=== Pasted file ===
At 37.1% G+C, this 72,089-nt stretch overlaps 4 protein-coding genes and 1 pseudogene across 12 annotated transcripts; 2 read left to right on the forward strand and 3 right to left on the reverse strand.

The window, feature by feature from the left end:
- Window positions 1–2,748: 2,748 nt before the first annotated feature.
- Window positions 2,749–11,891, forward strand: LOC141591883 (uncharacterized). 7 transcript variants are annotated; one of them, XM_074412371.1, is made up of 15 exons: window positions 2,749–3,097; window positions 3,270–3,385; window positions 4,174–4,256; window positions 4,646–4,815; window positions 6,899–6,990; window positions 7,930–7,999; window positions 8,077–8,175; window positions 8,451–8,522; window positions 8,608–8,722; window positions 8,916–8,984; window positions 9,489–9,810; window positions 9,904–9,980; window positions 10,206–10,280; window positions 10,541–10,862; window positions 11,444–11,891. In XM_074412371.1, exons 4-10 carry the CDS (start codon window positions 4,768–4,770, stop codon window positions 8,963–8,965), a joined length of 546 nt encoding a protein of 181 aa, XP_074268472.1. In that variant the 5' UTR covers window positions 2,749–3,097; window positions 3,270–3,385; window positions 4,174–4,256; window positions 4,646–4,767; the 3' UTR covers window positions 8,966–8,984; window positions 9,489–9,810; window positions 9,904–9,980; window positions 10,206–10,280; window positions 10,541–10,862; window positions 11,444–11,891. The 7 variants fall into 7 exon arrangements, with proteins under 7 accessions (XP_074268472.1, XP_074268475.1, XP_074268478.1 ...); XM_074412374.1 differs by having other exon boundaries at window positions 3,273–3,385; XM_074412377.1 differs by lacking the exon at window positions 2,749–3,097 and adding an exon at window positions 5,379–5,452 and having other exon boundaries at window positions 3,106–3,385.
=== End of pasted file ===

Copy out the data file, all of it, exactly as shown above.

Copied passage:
At 37.1% G+C, this 72,089-nt stretch overlaps 4 protein-coding genes and 1 pseudogene across 12 annotated transcripts; 2 read left to right on the forward strand and 3 right to left on the reverse strand.

The window, feature by feature from the left end:
- Window positions 1–2,748: 2,748 nt before the first annotated feature.
- Window positions 2,749–11,891, forward strand: LOC141591883 (uncharacterized). 7 transcript variants are annotated; one of them, XM_074412371.1, is made up of 15 exons: window positions 2,749–3,097; window positions 3,270–3,385; window positions 4,174–4,256; window positions 4,646–4,815; window positions 6,899–6,990; window positions 7,930–7,999; window positions 8,077–8,175; window positions 8,451–8,522; window positions 8,608–8,722; window positions 8,916–8,984; window positions 9,489–9,810; window positions 9,904–9,980; window positions 10,206–10,280; window positions 10,541–10,862; window positions 11,444–11,891. In XM_074412371.1, exons 4-10 carry the CDS (start codon window positions 4,768–4,770, stop codon window positions 8,963–8,965), a joined length of 546 nt encoding a protein of 181 aa, XP_074268472.1. In that variant the 5' UTR covers window positions 2,749–3,097; window positions 3,270–3,385; window positions 4,174–4,256; window positions 4,646–4,767; the 3' UTR covers window positions 8,966–8,984; window positions 9,489–9,810; window positions 9,904–9,980; window positions 10,206–10,280; window positions 10,541–10,862; window positions 11,444–11,891. The 7 variants fall into 7 exon arrangements, with proteins under 7 accessions (XP_074268472.1, XP_074268475.1, XP_074268478.1 ...); XM_074412374.1 differs by having other exon boundaries at window positions 3,273–3,385; XM_074412377.1 differs by lacking the exon at window positions 2,749–3,097 and adding an exon at window positions 5,379–5,452 and having other exon boundaries at window positions 3,106–3,385.